Given the reviews I expected great things of this book but have been consistently disappointed.
Although it's comprehensive in scope, the use of jargon and an irritatingly technical style of writing tends to obscure the points being made and this has meant I've spent more time trying to work out what the author means than I have on brushing up my grammar. Add to this the use of circular logic and the book becomes less a reference work to be consulted when in difficulty or doubt, and more a pain in the neck to spend hours poring over in a vain search for understanding.
One prime example of all this comes in the chapter on nouns. At the beginning of the chapter we are told that the definition of nouns as 'thing' words doesn't tell us very much until we know what a 'thing' is. Next we are told (using unnecessarily noumenous language) that it may be more helpful to consider nouns as the head of a noun-phrase. Unfortunately a noun-phrase is then defined as a phrase whose head is a noun, which - given that we haven't been told what a noun is - doesn't tell us how to distinguish a noun-phrase from a verb-phrase, adjective-phrase, and so on. Not only is this an excellent use of circular logic, it's also pointlessly complicated, and it introduces the simple idea of noun-phrases in such a confusing way I spent a good hour reading just one page in a vain attempt to make some sense of it.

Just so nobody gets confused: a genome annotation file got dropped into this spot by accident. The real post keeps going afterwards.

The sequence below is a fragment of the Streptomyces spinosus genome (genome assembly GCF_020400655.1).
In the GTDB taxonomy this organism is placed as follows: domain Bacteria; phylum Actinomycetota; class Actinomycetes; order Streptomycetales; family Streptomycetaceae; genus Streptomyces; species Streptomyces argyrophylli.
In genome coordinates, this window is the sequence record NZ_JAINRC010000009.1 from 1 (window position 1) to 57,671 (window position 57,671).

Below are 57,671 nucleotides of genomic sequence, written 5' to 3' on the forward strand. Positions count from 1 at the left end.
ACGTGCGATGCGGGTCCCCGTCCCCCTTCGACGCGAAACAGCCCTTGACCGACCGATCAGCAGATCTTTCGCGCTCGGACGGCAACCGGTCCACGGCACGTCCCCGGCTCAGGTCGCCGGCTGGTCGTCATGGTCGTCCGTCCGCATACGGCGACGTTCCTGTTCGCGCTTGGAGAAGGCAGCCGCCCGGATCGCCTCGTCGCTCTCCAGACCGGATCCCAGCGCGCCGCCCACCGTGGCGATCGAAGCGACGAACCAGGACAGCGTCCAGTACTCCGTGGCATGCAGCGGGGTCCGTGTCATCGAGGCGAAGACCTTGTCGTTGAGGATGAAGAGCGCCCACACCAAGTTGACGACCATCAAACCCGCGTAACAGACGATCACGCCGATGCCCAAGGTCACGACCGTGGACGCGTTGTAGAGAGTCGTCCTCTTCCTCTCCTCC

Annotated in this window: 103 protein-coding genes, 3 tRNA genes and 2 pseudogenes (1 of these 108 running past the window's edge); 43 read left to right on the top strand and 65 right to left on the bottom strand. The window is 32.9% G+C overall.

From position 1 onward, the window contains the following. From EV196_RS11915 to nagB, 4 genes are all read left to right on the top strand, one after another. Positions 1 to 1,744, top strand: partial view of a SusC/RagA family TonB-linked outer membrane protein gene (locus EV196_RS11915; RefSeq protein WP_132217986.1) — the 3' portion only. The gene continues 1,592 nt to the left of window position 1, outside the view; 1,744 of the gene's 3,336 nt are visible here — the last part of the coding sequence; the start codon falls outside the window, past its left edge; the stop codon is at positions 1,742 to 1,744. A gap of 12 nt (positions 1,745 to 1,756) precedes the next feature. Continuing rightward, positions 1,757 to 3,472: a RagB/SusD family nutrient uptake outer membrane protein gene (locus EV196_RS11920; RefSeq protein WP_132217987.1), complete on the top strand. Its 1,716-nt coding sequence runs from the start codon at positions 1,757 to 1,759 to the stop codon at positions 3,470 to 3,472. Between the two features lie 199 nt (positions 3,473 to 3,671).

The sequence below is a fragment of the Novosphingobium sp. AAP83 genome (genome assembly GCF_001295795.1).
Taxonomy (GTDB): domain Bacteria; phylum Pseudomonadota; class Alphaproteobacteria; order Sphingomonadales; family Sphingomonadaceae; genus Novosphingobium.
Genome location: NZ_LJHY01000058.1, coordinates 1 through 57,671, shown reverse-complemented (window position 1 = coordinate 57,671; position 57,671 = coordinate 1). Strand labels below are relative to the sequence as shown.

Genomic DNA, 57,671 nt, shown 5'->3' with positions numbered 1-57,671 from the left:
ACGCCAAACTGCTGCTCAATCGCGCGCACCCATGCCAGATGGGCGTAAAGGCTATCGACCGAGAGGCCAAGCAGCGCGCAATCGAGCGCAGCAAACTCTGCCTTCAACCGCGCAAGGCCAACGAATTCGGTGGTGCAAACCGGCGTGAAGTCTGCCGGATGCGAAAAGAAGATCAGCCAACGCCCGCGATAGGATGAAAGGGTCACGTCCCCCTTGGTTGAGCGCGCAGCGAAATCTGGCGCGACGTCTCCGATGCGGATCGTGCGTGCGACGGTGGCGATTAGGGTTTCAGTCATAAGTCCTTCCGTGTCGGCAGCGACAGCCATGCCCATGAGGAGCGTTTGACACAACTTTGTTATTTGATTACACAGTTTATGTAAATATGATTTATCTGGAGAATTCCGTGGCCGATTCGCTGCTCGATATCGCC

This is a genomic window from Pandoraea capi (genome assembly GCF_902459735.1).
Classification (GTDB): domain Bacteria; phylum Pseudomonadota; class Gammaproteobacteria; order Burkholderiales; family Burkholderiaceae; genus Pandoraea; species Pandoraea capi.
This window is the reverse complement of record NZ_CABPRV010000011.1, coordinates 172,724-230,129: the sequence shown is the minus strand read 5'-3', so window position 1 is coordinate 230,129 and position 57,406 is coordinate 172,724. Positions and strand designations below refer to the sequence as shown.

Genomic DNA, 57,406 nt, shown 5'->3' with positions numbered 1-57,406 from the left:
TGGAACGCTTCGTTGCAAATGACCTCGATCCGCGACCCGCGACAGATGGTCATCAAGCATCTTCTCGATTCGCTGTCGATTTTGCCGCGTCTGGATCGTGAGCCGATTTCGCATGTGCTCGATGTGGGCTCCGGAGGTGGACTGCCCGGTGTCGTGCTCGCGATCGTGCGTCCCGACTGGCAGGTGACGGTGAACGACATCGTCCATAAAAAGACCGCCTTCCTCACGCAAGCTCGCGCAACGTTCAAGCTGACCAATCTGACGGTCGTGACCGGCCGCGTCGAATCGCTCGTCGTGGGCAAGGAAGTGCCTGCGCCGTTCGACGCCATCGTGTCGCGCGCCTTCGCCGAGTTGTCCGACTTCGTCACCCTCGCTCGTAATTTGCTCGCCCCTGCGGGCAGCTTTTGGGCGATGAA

Personally I wouldn't recommend this book to any foreign language students: There are far clearer, less technical, books on the market that deal with the same subject matter more directly and are more useful as references.